In the latest of our profiles of women who have reinvented themselves in midlife, we talk to Suzanne Noble who went from running her own PR business to setting up Frugl, the hip new app for finding the maximum fun for minimum spend – every event or offer is under a tenner or free!
An interview with Suzanne Noble, founder of Frugl
What made you decide to set up Frugl?
I’ve been a bargain hunter since I was a kid and interested in techy type things for just as long. When I was little I used to like to take apart kitchen appliances and put them back together! My dad was an aeronautical engineer so maybe that’s where my love of machines came from. I remember being totally fascinated and interested when the Internet appeared on the scene in the mid-90’s; I felt very comfortable around computers. I was running a PR agency back then and was keen to start a digital division. The rest of my staff wasn’t having any of it! Long story short, a couple of years ago I was finally in a financial position to be able to transition my career into tech and decided to combine my love of bargains and event discovery into an app and Frugl was the result!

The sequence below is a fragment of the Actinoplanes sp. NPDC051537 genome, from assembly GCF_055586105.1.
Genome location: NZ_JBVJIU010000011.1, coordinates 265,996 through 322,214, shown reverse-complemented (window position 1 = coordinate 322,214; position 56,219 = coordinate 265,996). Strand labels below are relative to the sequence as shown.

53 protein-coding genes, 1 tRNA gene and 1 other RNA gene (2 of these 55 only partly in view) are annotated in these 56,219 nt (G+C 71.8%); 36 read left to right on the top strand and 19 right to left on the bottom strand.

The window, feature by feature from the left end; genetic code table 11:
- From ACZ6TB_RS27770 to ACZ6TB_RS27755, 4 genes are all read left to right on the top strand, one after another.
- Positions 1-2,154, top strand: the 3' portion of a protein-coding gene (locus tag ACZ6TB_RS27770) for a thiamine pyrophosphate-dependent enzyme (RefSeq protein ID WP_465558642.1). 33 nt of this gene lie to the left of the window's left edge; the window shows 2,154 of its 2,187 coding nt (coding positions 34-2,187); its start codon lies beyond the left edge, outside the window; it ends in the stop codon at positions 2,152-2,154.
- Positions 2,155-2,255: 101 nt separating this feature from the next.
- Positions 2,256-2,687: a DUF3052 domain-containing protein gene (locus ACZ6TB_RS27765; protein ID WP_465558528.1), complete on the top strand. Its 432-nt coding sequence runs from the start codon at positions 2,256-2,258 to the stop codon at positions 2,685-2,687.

Why did you wait until you did to make the change?
Starting a new business takes time and money and I needed both to be in place before I could commit fully to Frugl. I dabbled with various iterations of it before I was able to fund the native app. I can’t even compare the person that first dipped her toe in the water a few years ago with what I know today. What I’ve learned over the past year is that it takes 100% commitment to be successful, even more so if you’re working in an unfamiliar industry. I wasn’t able to make that commitment until early 2014.
How did you make the change? What or who helped you?